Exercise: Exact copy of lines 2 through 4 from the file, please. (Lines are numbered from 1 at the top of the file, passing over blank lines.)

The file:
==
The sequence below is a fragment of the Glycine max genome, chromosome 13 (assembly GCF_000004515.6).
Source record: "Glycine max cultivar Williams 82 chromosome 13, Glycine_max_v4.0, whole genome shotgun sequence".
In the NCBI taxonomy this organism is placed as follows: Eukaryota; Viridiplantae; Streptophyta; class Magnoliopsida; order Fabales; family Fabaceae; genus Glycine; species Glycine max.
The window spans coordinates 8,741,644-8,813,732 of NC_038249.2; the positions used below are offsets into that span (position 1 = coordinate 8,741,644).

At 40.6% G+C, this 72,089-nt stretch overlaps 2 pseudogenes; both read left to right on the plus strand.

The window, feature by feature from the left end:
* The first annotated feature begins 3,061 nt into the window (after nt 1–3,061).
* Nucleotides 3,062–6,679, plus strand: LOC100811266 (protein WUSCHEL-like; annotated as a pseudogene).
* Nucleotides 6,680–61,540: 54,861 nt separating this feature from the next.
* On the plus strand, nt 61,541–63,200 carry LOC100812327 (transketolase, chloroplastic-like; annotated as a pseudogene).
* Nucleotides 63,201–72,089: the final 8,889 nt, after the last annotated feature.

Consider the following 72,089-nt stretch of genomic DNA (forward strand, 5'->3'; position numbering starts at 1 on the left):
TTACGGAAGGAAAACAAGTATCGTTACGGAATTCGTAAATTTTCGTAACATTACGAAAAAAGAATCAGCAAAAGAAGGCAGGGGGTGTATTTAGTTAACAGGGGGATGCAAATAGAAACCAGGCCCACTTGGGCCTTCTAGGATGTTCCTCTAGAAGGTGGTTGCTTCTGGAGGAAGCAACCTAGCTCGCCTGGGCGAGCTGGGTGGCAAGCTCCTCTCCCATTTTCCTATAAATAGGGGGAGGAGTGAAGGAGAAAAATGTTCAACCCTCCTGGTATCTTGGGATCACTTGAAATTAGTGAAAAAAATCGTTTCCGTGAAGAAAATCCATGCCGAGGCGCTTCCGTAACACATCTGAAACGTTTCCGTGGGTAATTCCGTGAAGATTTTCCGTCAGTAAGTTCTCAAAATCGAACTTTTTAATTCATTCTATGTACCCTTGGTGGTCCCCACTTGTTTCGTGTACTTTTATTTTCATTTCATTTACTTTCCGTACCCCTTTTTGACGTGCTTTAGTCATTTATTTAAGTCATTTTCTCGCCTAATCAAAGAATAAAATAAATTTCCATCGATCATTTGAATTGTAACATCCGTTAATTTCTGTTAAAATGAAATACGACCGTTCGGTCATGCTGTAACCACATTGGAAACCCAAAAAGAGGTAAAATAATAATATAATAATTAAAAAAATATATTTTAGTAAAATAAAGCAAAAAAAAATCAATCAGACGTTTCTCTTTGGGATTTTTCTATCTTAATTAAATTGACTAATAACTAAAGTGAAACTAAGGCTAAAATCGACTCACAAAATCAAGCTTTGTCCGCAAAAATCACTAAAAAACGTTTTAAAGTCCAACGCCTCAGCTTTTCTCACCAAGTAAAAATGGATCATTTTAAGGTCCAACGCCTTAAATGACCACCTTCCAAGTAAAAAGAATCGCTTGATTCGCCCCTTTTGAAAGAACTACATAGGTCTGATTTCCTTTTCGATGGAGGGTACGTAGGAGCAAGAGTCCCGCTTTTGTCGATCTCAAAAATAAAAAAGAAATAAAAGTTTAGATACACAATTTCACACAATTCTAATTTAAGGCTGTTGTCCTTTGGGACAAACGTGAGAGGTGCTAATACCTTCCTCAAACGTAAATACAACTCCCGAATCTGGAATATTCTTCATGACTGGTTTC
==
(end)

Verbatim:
Source record: "Glycine max cultivar Williams 82 chromosome 13, Glycine_max_v4.0, whole genome shotgun sequence".
In the NCBI taxonomy this organism is placed as follows: Eukaryota; Viridiplantae; Streptophyta; class Magnoliopsida; order Fabales; family Fabaceae; genus Glycine; species Glycine max.
The window spans coordinates 8,741,644-8,813,732 of NC_038249.2; the positions used below are offsets into that span (position 1 = coordinate 8,741,644).